Fully replenished, I set about the return leg up the Creedy. the shallows below the weir pool and the pool itself were inaccessible without a scythe or industrial strimmer, but just above the weir there was a small trampled path which led to a large sycamore tree, its branches providing a shady natural umbrella to the slowly flowing waters beneath. I peered into the darkness for several minutes whilst offering a few tempting maggots and corn to any residents but to no avail. Moving upstream I came across a huge flattened out area, about the size of a  bivvie, along with a broken v shaped stick rod rest.  A positive sign albeit that the  swim had obviously been created by a carp angler. Directly opposite was a row of trees and some lilies with deep slow flowing water beneath their branches. Ideal habitat for the carp which inhabit this stretch which apparently get hammered for the first few weeks of the season. Time for cast I thought- I’d been here for over two hours and I hadn’t yet wet a line.


How a rod that was hurriedly disassembled after a last moonlight cast on the Culm back in June can suddenly have a twisted line between rod ringsI shall never know. All I did was put the hook in it’s keeper ring and separate the two sections and securred them with a couple of stolen  glittery hair bands from Lily. But after my cast plopped beside the tempting tree and the worms were allowed to do their thing, I realised what had happened. “Sod it” I thought and took a chance. I needn’t have worried, and anyway it gave a couple of damselflies something to laugh about. Feeling slightly better for finally having a cast I wound in and progressed up river. I must have passed a half dozen more bivvie sized pitches, having a cast here and there but to be honest I was just happy checking out a different stretch of water.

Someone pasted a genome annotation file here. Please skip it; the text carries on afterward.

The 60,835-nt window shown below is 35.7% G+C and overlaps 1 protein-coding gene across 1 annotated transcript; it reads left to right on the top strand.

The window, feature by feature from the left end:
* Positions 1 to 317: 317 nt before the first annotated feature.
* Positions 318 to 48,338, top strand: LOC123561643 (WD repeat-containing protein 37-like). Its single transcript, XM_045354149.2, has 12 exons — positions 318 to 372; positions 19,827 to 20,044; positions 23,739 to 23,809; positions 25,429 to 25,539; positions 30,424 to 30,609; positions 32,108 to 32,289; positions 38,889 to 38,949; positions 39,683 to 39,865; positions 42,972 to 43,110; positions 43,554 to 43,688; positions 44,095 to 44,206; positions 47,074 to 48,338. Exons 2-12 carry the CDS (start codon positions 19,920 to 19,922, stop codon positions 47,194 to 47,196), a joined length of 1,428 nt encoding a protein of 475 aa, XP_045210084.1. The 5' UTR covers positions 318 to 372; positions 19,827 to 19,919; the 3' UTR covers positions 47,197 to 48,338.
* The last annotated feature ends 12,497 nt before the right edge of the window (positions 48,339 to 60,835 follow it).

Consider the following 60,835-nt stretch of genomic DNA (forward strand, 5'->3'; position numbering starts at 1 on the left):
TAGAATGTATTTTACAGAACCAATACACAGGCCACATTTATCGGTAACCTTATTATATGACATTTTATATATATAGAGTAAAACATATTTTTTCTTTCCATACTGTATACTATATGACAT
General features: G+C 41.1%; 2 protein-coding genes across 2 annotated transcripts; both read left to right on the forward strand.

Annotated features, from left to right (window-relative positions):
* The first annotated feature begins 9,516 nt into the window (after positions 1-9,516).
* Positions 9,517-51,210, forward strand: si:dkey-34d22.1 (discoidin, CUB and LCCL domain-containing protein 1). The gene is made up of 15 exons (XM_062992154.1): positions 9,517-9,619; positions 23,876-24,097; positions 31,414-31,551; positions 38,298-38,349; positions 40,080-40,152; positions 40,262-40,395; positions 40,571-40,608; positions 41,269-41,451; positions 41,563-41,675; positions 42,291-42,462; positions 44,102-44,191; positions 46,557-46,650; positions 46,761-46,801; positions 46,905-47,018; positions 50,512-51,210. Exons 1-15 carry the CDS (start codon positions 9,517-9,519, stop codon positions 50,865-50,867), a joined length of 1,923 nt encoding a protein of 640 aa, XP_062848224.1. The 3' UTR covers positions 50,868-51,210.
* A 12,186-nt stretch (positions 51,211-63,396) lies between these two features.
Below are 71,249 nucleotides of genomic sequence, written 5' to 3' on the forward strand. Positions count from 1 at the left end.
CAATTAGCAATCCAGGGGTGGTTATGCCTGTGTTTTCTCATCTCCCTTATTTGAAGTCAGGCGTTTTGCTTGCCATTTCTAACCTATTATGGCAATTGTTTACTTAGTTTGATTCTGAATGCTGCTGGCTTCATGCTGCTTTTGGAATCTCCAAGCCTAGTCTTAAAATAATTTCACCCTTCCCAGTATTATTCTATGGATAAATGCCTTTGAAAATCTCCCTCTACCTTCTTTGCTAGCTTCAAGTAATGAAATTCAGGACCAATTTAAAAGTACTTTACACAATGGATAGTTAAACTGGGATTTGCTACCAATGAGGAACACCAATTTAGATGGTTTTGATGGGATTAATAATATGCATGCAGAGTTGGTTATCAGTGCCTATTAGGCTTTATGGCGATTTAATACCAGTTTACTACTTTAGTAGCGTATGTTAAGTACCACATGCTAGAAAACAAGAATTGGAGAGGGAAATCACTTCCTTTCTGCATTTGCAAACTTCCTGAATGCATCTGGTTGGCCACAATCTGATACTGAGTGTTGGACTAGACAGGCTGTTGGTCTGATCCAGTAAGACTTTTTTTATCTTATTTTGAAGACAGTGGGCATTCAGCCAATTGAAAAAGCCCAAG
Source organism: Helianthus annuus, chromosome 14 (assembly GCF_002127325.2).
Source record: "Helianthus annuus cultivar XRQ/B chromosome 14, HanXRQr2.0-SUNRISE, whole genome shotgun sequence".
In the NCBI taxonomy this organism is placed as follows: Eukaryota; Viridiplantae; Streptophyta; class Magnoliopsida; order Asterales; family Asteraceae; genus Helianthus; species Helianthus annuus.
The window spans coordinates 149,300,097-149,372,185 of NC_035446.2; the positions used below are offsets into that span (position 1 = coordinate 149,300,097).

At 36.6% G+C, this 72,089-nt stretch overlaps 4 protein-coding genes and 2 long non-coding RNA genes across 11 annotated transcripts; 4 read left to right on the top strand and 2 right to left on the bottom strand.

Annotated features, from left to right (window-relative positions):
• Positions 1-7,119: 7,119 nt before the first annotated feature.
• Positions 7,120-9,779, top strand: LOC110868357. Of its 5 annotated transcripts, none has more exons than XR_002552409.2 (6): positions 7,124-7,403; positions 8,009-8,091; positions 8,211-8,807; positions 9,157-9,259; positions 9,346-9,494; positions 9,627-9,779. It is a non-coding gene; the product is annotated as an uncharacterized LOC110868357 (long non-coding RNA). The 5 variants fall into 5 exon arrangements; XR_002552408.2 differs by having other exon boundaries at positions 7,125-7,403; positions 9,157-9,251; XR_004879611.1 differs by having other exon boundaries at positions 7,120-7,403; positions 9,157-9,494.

Eventually I arrived at the road bridge, the last swim available. Here I trotted baits downstream and each cast bought a fish. Mainly huge minnows which happily devoured a couple of bronze maggots on a size 16 hook. Pausing for a drink I glanced down at the water by my feet; it was teeming with minnows and small chublets. I spent the last half hour feeding a steady stream of maggots to the hordes. Great fun to watch the small fish battling with each other for the wriggly spoils. After a while the small chub started muscling in and the minnows disappeared. At this point it was time to go and meet Lily.